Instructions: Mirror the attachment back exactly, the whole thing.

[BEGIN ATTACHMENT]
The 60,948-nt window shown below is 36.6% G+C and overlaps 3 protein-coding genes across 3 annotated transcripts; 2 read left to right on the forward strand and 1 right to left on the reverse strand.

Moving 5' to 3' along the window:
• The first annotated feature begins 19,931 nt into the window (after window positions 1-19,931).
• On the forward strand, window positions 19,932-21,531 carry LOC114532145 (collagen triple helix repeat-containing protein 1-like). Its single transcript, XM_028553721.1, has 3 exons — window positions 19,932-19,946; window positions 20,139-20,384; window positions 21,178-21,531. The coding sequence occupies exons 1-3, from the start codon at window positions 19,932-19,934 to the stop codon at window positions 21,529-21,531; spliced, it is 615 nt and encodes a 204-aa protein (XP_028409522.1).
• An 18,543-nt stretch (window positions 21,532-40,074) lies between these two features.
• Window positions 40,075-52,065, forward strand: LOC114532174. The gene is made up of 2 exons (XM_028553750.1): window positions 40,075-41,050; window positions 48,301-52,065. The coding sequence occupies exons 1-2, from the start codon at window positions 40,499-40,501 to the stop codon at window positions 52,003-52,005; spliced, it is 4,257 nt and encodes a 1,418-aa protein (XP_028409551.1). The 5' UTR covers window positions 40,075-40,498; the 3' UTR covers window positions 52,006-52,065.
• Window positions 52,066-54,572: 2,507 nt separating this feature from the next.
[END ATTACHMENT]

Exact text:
The 60,948-nt window shown below is 36.6% G+C and overlaps 3 protein-coding genes across 3 annotated transcripts; 2 read left to right on the forward strand and 1 right to left on the reverse strand.

Moving 5' to 3' along the window:
• The first annotated feature begins 19,931 nt into the window (after window positions 1-19,931).
• On the forward strand, window positions 19,932-21,531 carry LOC114532145 (collagen triple helix repeat-containing protein 1-like). Its single transcript, XM_028553721.1, has 3 exons — window positions 19,932-19,946; window positions 20,139-20,384; window positions 21,178-21,531. The coding sequence occupies exons 1-3, from the start codon at window positions 19,932-19,934 to the stop codon at window positions 21,529-21,531; spliced, it is 615 nt and encodes a 204-aa protein (XP_028409522.1).
• An 18,543-nt stretch (window positions 21,532-40,074) lies between these two features.
• Window positions 40,075-52,065, forward strand: LOC114532174. The gene is made up of 2 exons (XM_028553750.1): window positions 40,075-41,050; window positions 48,301-52,065. The coding sequence occupies exons 1-2, from the start codon at window positions 40,499-40,501 to the stop codon at window positions 52,003-52,005; spliced, it is 4,257 nt and encodes a 1,418-aa protein (XP_028409551.1). The 5' UTR covers window positions 40,075-40,498; the 3' UTR covers window positions 52,006-52,065.
• Window positions 52,066-54,572: 2,507 nt separating this feature from the next.